Tsui Hark was equally intent on crafting this film as showcase for the dramatic talents of his friend Dean Shek. Shek was better known as a comedian and had been around since the late Sixties at Shaw Brothers appearing in musicals, comedies and martial arts films. In the Eighties he co-founded Cinema City with fellow comedian Karl Maka and producer Raymond Wong and produced some of the most important and influential movies of the era, including several of John Woo and Tsui Hark's breakthrough films. At the time, Shek had fallen out with his producing partners and relocated to America until Hark lured him back to Hong Kong with this gem of a part. As the tragic Lung, he proves every bit as compelling as Shaw Brothers legend Ti Lung and the much-missed Cantopop idol turned movie icon Leslie Cheung, and shares a cracking scene with Chow as they walk a symbolic path down a corridor fraught with danger. Elsewhere, A Better Tomorrow II includes arguably two of the most emotionally shattering scenes Woo ever filmed. (Spoiler warning!) Firstly, when Ho is forced to put a bullet in his beloved brother to prove his fealty to the odious Gou Ying Pui. Secondly, the moment Kit expires listening to the cries of his newborn baby over the phone.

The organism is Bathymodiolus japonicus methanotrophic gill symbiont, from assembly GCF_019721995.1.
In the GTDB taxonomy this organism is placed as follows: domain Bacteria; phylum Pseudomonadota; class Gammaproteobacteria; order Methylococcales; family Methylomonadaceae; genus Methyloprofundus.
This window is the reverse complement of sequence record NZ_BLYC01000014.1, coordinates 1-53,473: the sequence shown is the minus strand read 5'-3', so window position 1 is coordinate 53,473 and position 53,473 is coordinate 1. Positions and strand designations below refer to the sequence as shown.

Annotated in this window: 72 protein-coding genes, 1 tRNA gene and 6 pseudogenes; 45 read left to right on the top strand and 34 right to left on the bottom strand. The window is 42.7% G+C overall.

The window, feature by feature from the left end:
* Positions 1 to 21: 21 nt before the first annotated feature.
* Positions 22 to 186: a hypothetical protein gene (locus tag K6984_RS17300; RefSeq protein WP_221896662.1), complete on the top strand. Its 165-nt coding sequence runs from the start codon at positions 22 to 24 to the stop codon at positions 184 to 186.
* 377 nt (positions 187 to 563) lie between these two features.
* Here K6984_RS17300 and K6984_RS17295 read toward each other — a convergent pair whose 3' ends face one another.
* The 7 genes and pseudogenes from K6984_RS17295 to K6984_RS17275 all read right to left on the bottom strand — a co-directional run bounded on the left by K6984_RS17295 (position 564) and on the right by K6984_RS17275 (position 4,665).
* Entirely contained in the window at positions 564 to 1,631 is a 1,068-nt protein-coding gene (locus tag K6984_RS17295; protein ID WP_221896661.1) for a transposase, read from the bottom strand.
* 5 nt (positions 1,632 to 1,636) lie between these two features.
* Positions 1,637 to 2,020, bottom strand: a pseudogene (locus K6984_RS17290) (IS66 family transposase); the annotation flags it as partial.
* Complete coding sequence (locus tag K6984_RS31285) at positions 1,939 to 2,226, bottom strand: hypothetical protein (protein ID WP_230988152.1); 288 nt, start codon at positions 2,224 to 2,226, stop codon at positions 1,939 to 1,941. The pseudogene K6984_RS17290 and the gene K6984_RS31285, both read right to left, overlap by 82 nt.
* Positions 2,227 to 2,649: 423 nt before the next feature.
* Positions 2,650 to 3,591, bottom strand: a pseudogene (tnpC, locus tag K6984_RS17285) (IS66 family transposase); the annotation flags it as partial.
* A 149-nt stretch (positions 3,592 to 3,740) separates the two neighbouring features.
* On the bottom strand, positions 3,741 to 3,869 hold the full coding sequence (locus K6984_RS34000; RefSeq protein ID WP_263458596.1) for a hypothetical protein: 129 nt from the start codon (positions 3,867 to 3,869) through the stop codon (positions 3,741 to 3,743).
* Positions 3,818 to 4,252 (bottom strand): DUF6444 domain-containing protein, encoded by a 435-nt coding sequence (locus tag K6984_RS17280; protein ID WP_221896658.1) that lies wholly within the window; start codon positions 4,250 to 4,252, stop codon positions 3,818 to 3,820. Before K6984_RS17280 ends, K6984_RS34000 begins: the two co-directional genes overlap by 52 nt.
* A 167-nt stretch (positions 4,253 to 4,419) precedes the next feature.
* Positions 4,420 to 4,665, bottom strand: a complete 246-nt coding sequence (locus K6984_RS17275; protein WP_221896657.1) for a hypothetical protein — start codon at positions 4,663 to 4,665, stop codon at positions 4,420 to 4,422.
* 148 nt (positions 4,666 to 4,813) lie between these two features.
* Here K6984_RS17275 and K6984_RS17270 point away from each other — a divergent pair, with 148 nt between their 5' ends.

Of course it is all building up to the moment Chow dons his iconic ensemble: toothpick, shades and bullet-ridden trenchcoat and joins his sharp-suited buddies for an apocalyptic assault on Gou Ying Pui's mansion. Ti Lung breaks out his old Shaw Brothers kung fu and sword skills for extra carnage in what is simply one of the most spectacular and outrageous action set-pieces ever staged, including some neat nods to Scarface (1983), Taxi Driver (1976), and Woo's old mentor Chang Cheh. While the series probably should have ended on this high note, Tsui Hark took the reins for the interestingly offbeat A Better Tomorrow III: Love and Death in Saigon (1989) before Wong Jing mounted the crass and exploitative Return To A Better Tomorrow (1994). And of course there was the sacreligious Korean remake of A Better Tomorrow (2010) but that's a whole other story.